Taking a look at players 30-plus who stand a good chance of hitting career highs in 2013-14
The column from last week (about players who are under 30 but have already peaked) got excellent feedback, so I figured why not also focus on the flip side – players who will be age 30 or older at the start of next season but still will be candidates to achieve a new career high in points in 2013-14.
I’ve broken down the list into three separate groups – (1) those who are most likely to achieve a career high next season, (2) those with a pretty good shot of getting there, and (3) those where it’s not as likely but still quite possible.
Group 1 – Most likely to achieve a career high in points next season
Chris Kunitz (age 34; career high = 61 points in 2011-12)
Francois Beauchemin (age 33; career high = 36 points in 2005-06)
Kunitz and Beauchemin are pretty easy picks, since if you project their scoring pace this season to a full 82 games it would blow away their previous career highs (as of March 25, Kunitz is on pace for 102 points over a full season, Beauchemin for 48). Given that they will be 34 and 33 years old next season and have never scored at anything close to their current pace, you do have to allow for their scoring rates to come back to earth at least somewhat. But even if that happens, all it would take is just over 60% of Kunitz’s scoring pace from this season and just over 75% of Beauchemin’s for each to still establish a new full season career high in 2013-14, and that seems easily achievable.
Niklas Kronwall (age 32; career high = 51 points in 2008-09)
Kronwall has done exactly what his fantasy owners (and the Red Wings) had hoped, namely step in to become the #1 defenseman in Detroit and contribute to the team’s offense from the blue line. Sure, his +/- has been shaky, but he looks like pretty much a lock to improve upon his career high in points next season based on what we’ve seen in this campaign.
PA Parenteau (age 30; career high = 67 points in 2011-12)
Many people (myself included) figured Parenteau’s scoring pace would go down this season after being separated from the offensive dynamo that is John Tavares and finally having the security of “big contract” money safely in his pocket. But he’s proven his doubters and detractors wrong big time, putting up point per game numbers this season with Colorado and giving every indication that he’ll carry that same scoring pace into next season (and beyond).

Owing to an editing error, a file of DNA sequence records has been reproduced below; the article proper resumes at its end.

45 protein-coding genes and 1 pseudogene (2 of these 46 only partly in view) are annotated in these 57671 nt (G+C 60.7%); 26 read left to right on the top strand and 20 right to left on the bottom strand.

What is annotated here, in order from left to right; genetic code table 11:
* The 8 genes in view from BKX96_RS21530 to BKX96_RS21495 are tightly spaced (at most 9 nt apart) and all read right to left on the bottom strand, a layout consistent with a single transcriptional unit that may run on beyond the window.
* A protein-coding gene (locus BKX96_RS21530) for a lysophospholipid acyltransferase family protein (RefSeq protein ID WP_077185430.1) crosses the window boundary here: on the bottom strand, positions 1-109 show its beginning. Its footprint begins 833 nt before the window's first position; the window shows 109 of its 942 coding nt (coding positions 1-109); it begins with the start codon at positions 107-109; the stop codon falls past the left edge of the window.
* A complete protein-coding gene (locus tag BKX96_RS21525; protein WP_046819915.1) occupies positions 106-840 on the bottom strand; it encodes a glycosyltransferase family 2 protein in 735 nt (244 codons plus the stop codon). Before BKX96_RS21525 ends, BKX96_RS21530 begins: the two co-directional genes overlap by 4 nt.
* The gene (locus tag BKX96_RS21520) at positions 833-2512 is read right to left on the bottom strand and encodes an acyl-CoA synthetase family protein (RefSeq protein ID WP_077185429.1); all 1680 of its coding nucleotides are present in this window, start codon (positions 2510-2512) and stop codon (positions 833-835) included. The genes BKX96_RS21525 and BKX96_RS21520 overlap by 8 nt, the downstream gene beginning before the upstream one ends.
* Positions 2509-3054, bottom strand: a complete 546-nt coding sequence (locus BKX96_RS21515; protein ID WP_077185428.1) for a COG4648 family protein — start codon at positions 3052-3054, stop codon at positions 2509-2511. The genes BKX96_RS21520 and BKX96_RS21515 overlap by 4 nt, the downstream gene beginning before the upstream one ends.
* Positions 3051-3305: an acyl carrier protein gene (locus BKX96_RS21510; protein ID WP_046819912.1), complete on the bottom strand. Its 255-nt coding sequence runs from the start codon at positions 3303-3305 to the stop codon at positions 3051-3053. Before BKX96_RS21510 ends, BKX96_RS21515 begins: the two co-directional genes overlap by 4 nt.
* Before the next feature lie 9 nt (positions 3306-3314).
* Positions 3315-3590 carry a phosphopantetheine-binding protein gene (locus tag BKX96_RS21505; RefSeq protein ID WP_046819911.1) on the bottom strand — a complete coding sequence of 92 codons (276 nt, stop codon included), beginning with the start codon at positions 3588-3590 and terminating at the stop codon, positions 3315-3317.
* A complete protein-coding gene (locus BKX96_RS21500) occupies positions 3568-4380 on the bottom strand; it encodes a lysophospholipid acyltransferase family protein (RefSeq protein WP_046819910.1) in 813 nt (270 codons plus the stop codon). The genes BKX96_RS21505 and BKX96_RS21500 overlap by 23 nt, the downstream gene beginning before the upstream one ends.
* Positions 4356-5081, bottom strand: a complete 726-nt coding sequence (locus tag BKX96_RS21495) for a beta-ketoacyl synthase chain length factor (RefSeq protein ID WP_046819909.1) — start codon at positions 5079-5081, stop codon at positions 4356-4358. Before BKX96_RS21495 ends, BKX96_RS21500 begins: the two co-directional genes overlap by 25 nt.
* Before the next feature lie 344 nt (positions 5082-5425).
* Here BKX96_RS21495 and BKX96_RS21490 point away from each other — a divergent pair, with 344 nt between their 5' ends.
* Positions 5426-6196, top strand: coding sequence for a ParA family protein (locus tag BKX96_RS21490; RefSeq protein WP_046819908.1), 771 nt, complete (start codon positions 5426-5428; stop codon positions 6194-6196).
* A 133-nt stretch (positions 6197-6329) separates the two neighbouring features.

Group 2 – Good shot at achieving a career high in points next season
Paul Martin (age 32; career high = 37 points in 2005-06)
Martin has responded from his poor first season in Pittsburgh with a great campaign; his scoring pace is way up and his veteran presence is clearly helping the defensive corps and the team overall. More than 40 points next season looks to be a great bet, and the only reason I didn’t put him in the first group (instead of Beauchemin) is Martin did gain some benefit of prime offensive minutes this season while Kris Letang was out hurt, plus some of the younger Penguins defensemen (Matt Niskanen, Simon Despres) might step up more next season to take away points that would otherwise be his.
Steve Ott (age 31; career high = 46 points in 2008-09)
Tomas Kopecky (Age 31; career high = 42 points in 2010-11)
Ott has regained some of the scoring touch he had back when he was a “multi-cat” standout with Dallas, and my guess is he’ll have a good shot of beating his career highs if, as expected, Buffalo cleans house of some of its other top nine forwards at the trade deadline, giving Ott an even more prominent role next season. For Kopecky, it’s a situation where his veteran presence is meshing well with the young forwards in Florida. He’s getting the second most ice time among all Panther forwards, and more than two minutes of PP time per game. This situation should continue next season, in which case he should be a good candidate to best his previous career high in points.
Dan Hamhuis (age 30; career high = 38 points in 2005-06)
Hamhuis has gone from a somewhat disappointing (as a former 12th overall pick) 20-something point guy in most of his seasons with Nashville to a more productive player in Vancouver who still can be counted on for defense but also looks to be progressing offensively at this second stage of his career. He’s even getting more PP time per game than either Kevin Bieksa or Jason Garrison this season. All things considered, 40 points next season seems well within reach.